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Program bridges generation gap

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By Alexandra Hehlen

About a dozen students met in the Los Alamos High School Speech Theater with a group of senior citizens for Cookies and Conversation recently.
The monthly event takes place during students’ lunch hour and promotes conversation between the elderly and the young, accompanied by an assortment of cookies and free lunch.
The atmosphere is ideal for talking about any subject. At the Jan. 14 meeting, topics ranged from New Year’s resolutions to community service and college degrees.
For part of the get-together, two senior citizens, Don Casperson and Morrie Pongratz, took a trip back in time and shared some of their teenage experiences.
Despite the age difference, both Casperson and Pongratz talked about subjects that today’s teens can relate to: music and high school.
Casperson said he participated in many clubs and was part of the yearbook staff.
He also recalled his love for music. “I was musically inclined. I played the trumpet and I was in band.” His favorite group was the Beatles.
Pongratz noted that in his teenage years, Elvis Presley was popular. “The Beatles had not hit until I was in college, so it was Elvis Presley. Rock ‘n roll was just getting started,” he said.
Pongratz was on the football team and said he had a successful season his junior year of high school. “Our team actually won the state championships of Nebraska.”
He recalled the fun he had during the winter months in Nebraska, as well. “… The low spots in the pastures would get water in them and freeze. And you could get off on level ground, where it wasn’t frozen and drive, get onto the ice, hit the brakes … and you could practice driving on ice and pulling out of spins,” he said.
He remembered when one of his friends attempted to do this, “… There was a tree stump frozen in the ice and it just ripped … his tires, which was a little tough to explain to his parents.”
One of Casperson’s favorite memories, on the other hand, was sailing with his brother close to Boston, where Casperson lived when he was a child.
He described his brother’s desire for a sailboat. “He convinced my folks and … we couldn’t afford a big one … so my mother said, ‘Well if you can find a sailboat that is reasonably in good shape for less than $500, we’ll buy it.’”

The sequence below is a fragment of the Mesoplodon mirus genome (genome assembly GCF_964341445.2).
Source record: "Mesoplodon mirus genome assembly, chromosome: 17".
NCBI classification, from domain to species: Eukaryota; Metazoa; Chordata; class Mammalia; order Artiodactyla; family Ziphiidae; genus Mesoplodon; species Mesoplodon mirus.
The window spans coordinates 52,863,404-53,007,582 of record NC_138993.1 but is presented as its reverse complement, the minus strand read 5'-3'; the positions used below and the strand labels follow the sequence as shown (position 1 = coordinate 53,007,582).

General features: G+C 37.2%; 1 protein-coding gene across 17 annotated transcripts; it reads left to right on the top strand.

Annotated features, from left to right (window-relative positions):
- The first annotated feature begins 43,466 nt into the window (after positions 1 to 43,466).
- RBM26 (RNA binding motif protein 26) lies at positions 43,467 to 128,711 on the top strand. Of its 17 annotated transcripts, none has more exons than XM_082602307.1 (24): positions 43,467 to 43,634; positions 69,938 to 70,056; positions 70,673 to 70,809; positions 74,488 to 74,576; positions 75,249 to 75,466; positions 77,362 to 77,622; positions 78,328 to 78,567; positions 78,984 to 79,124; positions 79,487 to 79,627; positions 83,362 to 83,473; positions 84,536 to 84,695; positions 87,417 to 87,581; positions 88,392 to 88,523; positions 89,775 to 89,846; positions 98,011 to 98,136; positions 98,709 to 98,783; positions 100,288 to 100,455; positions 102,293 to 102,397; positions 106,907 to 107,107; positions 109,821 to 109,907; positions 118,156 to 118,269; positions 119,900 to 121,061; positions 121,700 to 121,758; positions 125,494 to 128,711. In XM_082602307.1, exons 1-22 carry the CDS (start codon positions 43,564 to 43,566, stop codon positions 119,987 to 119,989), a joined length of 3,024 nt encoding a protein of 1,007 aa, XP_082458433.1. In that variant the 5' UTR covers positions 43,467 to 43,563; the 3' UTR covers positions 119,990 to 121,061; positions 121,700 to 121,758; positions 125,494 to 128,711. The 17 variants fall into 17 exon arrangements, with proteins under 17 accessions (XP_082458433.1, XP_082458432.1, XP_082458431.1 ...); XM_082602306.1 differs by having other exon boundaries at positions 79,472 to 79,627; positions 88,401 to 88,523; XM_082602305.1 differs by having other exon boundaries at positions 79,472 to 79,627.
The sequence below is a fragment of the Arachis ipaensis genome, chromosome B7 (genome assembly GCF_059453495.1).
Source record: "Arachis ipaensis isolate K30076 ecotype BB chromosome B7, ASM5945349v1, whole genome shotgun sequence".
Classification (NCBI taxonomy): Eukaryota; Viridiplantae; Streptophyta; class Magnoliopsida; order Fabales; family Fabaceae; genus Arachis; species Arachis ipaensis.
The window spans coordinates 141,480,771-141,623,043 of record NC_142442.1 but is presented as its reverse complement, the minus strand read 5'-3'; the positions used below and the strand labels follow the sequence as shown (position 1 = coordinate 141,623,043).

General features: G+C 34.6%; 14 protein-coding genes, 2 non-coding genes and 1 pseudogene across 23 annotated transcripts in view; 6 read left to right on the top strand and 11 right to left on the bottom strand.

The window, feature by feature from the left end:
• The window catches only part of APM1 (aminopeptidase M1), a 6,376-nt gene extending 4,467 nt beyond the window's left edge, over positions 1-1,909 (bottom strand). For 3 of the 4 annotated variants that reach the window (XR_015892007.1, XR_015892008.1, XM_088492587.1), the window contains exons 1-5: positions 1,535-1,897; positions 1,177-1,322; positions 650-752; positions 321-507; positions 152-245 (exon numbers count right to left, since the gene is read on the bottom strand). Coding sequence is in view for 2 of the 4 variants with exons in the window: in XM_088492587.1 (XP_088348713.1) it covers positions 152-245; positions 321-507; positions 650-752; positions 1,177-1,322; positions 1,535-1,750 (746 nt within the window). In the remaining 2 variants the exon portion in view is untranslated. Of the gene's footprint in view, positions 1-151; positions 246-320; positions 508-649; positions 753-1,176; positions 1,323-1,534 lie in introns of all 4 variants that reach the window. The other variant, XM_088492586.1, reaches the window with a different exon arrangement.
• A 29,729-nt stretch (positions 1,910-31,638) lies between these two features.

Casperson’s brother did find a boat. “It was part of a 1938 hurricane, a very famous hurricane in the New England area and it used to be … 27 feet long,” he said.
During the hurricane, however, the boat lost its transom, part of the back of the ship.
“(My brother) just cut (off the damaged transom) and put a new transom on there. So, it looked fine when it was in the water but (when) you took it out of the water sitting on its keel … it looked like it was missing part of it,” Casperson said.
And while some things have stayed the same, others have changed.
Casperson noted the difference between his childhood years and the lives of teenagers today. “We didn’t have all these fancy electronics and Internet …. (this) is a completely changed culture.”
Despite the cultural differences of each group’s teenage years, Cookies and Conversation makes it possible to reconcile the elderly with the young.
Bernadette Lauritzen, who organizes the event, said its main purpose “is to offer some kind of inter-generational opportunity. I think there’s a lot of kids who don’t have their grandparents here and a lot of grandparents don’t have their grandkids here, so how are they ever supposed to cross paths?”
Lauritzen said she prepares “light-hearted” questions that the senior citizens and the high schoolers can discuss, so that conversation is always flowing.
“We try to do (Cookies and Conversation) the first Monday of every month. Unless it’s a holiday and then we usually get bumped to the second Monday. And it’s for anybody. That’s probably the most important thing I’d like people to know,” Lauritzen said.
For more information about Cookies and Conversation, contact Lauritzen at 661-4846 or send text messages to 695-9139.